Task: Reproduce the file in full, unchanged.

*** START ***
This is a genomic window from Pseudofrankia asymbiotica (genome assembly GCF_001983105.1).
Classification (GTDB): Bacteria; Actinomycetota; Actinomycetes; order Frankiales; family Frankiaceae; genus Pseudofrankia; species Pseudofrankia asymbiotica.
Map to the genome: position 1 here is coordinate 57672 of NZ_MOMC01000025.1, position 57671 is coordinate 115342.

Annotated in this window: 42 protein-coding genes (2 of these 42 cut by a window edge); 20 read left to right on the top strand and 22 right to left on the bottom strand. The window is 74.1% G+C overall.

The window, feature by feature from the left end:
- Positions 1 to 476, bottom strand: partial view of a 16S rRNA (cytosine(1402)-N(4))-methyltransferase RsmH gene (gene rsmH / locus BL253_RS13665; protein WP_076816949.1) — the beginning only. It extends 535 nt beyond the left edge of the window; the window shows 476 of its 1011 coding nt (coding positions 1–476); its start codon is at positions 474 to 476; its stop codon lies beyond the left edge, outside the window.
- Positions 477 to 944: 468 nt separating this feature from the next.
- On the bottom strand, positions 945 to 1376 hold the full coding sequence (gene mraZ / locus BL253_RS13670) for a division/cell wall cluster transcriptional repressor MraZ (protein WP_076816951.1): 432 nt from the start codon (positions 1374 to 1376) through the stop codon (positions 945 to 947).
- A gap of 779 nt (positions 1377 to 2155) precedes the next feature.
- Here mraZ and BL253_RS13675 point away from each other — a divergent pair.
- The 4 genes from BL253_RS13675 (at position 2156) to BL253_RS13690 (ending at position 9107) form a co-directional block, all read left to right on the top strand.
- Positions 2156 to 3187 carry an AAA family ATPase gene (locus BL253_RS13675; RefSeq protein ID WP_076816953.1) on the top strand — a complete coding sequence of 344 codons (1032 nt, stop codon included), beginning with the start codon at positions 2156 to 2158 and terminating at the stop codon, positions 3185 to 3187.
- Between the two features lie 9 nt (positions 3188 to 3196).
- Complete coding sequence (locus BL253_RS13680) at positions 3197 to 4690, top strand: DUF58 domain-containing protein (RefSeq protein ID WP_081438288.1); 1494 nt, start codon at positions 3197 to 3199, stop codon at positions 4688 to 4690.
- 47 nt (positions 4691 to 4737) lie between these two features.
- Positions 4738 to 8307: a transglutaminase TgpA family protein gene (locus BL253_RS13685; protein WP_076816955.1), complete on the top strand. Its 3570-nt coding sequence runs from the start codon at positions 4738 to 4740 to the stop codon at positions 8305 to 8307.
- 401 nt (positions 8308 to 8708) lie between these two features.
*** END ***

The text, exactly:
This is a genomic window from Pseudofrankia asymbiotica (genome assembly GCF_001983105.1).
Classification (GTDB): Bacteria; Actinomycetota; Actinomycetes; order Frankiales; family Frankiaceae; genus Pseudofrankia; species Pseudofrankia asymbiotica.
Map to the genome: position 1 here is coordinate 57672 of NZ_MOMC01000025.1, position 57671 is coordinate 115342.

Annotated in this window: 42 protein-coding genes (2 of these 42 cut by a window edge); 20 read left to right on the top strand and 22 right to left on the bottom strand. The window is 74.1% G+C overall.

The window, feature by feature from the left end:
- Positions 1 to 476, bottom strand: partial view of a 16S rRNA (cytosine(1402)-N(4))-methyltransferase RsmH gene (gene rsmH / locus BL253_RS13665; protein WP_076816949.1) — the beginning only. It extends 535 nt beyond the left edge of the window; the window shows 476 of its 1011 coding nt (coding positions 1–476); its start codon is at positions 474 to 476; its stop codon lies beyond the left edge, outside the window.
- Positions 477 to 944: 468 nt separating this feature from the next.
- On the bottom strand, positions 945 to 1376 hold the full coding sequence (gene mraZ / locus BL253_RS13670) for a division/cell wall cluster transcriptional repressor MraZ (protein WP_076816951.1): 432 nt from the start codon (positions 1374 to 1376) through the stop codon (positions 945 to 947).
- A gap of 779 nt (positions 1377 to 2155) precedes the next feature.
- Here mraZ and BL253_RS13675 point away from each other — a divergent pair.
- The 4 genes from BL253_RS13675 (at position 2156) to BL253_RS13690 (ending at position 9107) form a co-directional block, all read left to right on the top strand.
- Positions 2156 to 3187 carry an AAA family ATPase gene (locus BL253_RS13675; RefSeq protein ID WP_076816953.1) on the top strand — a complete coding sequence of 344 codons (1032 nt, stop codon included), beginning with the start codon at positions 2156 to 2158 and terminating at the stop codon, positions 3185 to 3187.
- Between the two features lie 9 nt (positions 3188 to 3196).
- Complete coding sequence (locus BL253_RS13680) at positions 3197 to 4690, top strand: DUF58 domain-containing protein (RefSeq protein ID WP_081438288.1); 1494 nt, start codon at positions 3197 to 3199, stop codon at positions 4688 to 4690.
- 47 nt (positions 4691 to 4737) lie between these two features.
- Positions 4738 to 8307: a transglutaminase TgpA family protein gene (locus BL253_RS13685; protein WP_076816955.1), complete on the top strand. Its 3570-nt coding sequence runs from the start codon at positions 4738 to 4740 to the stop codon at positions 8305 to 8307.
- 401 nt (positions 8308 to 8708) lie between these two features.